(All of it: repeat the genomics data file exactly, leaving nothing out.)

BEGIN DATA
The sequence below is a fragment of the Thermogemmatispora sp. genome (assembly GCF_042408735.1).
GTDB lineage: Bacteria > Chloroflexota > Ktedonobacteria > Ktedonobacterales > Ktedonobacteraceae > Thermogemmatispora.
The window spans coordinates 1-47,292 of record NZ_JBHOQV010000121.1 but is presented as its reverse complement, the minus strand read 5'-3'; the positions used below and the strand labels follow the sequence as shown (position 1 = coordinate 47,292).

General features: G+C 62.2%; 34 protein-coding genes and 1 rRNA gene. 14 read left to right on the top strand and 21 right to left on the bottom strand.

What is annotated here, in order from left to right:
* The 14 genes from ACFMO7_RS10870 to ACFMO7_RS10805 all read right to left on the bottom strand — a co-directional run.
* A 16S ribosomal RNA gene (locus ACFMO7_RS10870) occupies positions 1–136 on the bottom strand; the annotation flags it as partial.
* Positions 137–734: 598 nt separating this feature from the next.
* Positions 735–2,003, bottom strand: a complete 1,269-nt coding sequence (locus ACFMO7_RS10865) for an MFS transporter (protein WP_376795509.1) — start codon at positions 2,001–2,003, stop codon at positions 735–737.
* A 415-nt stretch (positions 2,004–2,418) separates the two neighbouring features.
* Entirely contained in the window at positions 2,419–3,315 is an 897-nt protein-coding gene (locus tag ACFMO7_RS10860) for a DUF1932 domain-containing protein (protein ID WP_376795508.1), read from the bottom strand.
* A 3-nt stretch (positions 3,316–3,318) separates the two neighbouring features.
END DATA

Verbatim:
The sequence below is a fragment of the Thermogemmatispora sp. genome (assembly GCF_042408735.1).
GTDB lineage: Bacteria > Chloroflexota > Ktedonobacteria > Ktedonobacterales > Ktedonobacteraceae > Thermogemmatispora.
The window spans coordinates 1-47,292 of record NZ_JBHOQV010000121.1 but is presented as its reverse complement, the minus strand read 5'-3'; the positions used below and the strand labels follow the sequence as shown (position 1 = coordinate 47,292).

General features: G+C 62.2%; 34 protein-coding genes and 1 rRNA gene. 14 read left to right on the top strand and 21 right to left on the bottom strand.

What is annotated here, in order from left to right:
* The 14 genes from ACFMO7_RS10870 to ACFMO7_RS10805 all read right to left on the bottom strand — a co-directional run.
* A 16S ribosomal RNA gene (locus ACFMO7_RS10870) occupies positions 1–136 on the bottom strand; the annotation flags it as partial.
* Positions 137–734: 598 nt separating this feature from the next.
* Positions 735–2,003, bottom strand: a complete 1,269-nt coding sequence (locus ACFMO7_RS10865) for an MFS transporter (protein WP_376795509.1) — start codon at positions 2,001–2,003, stop codon at positions 735–737.
* A 415-nt stretch (positions 2,004–2,418) separates the two neighbouring features.
* Entirely contained in the window at positions 2,419–3,315 is an 897-nt protein-coding gene (locus tag ACFMO7_RS10860) for a DUF1932 domain-containing protein (protein ID WP_376795508.1), read from the bottom strand.
* A 3-nt stretch (positions 3,316–3,318) separates the two neighbouring features.